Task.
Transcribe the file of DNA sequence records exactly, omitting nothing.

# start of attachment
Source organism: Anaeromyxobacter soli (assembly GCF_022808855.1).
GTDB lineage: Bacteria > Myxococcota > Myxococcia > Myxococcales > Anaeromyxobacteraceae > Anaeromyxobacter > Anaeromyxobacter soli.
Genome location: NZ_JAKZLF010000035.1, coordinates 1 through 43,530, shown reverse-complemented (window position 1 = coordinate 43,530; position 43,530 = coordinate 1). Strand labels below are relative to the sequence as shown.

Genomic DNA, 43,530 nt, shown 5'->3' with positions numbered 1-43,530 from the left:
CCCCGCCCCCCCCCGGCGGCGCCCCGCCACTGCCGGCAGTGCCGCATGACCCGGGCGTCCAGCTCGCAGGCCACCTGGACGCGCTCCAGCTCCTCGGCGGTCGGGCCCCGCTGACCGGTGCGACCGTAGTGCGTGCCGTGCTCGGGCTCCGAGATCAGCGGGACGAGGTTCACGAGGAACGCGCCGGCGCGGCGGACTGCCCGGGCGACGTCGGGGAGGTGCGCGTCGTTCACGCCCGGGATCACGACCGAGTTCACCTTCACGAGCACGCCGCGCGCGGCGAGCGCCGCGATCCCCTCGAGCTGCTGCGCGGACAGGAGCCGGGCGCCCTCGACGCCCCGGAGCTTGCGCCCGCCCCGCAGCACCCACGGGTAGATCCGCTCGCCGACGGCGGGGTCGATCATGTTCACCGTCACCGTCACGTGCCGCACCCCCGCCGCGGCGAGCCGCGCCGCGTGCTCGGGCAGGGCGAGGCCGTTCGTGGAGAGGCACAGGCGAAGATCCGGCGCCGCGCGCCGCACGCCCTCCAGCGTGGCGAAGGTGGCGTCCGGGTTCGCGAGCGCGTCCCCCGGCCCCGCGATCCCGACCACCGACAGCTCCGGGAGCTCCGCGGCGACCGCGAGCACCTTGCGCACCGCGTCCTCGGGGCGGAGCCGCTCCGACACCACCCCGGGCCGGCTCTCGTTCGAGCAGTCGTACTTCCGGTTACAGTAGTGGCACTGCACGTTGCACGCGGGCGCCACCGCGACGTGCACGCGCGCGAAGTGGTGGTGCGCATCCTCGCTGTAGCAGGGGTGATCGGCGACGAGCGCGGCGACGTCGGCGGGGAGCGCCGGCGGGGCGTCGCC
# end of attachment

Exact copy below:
Source organism: Anaeromyxobacter soli (assembly GCF_022808855.1).
GTDB lineage: Bacteria > Myxococcota > Myxococcia > Myxococcales > Anaeromyxobacteraceae > Anaeromyxobacter > Anaeromyxobacter soli.
Genome location: NZ_JAKZLF010000035.1, coordinates 1 through 43,530, shown reverse-complemented (window position 1 = coordinate 43,530; position 43,530 = coordinate 1). Strand labels below are relative to the sequence as shown.

Genomic DNA, 43,530 nt, shown 5'->3' with positions numbered 1-43,530 from the left:
CCCCGCCCCCCCCCGGCGGCGCCCCGCCACTGCCGGCAGTGCCGCATGACCCGGGCGTCCAGCTCGCAGGCCACCTGGACGCGCTCCAGCTCCTCGGCGGTCGGGCCCCGCTGACCGGTGCGACCGTAGTGCGTGCCGTGCTCGGGCTCCGAGATCAGCGGGACGAGGTTCACGAGGAACGCGCCGGCGCGGCGGACTGCCCGGGCGACGTCGGGGAGGTGCGCGTCGTTCACGCCCGGGATCACGACCGAGTTCACCTTCACGAGCACGCCGCGCGCGGCGAGCGCCGCGATCCCCTCGAGCTGCTGCGCGGACAGGAGCCGGGCGCCCTCGACGCCCCGGAGCTTGCGCCCGCCCCGCAGCACCCACGGGTAGATCCGCTCGCCGACGGCGGGGTCGATCATGTTCACCGTCACCGTCACGTGCCGCACCCCCGCCGCGGCGAGCCGCGCCGCGTGCTCGGGCAGGGCGAGGCCGTTCGTGGAGAGGCACAGGCGAAGATCCGGCGCCGCGCGCCGCACGCCCTCCAGCGTGGCGAAGGTGGCGTCCGGGTTCGCGAGCGCGTCCCCCGGCCCCGCGATCCCGACCACCGACAGCTCCGGGAGCTCCGCGGCGACCGCGAGCACCTTGCGCACCGCGTCCTCGGGGCGGAGCCGCTCCGACACCACCCCGGGCCGGCTCTCGTTCGAGCAGTCGTACTTCCGGTTACAGTAGTGGCACTGCACGTTGCACGCGGGCGCCACCGCGACGTGCACGCGCGCGAAGTGGTGGTGCGCATCCTCGCTGTAGCAGGGGTGATCGGCGACGAGCGCGGCGACGTCGGCGGGGAGCGCCGGCGGGGCGTCGCC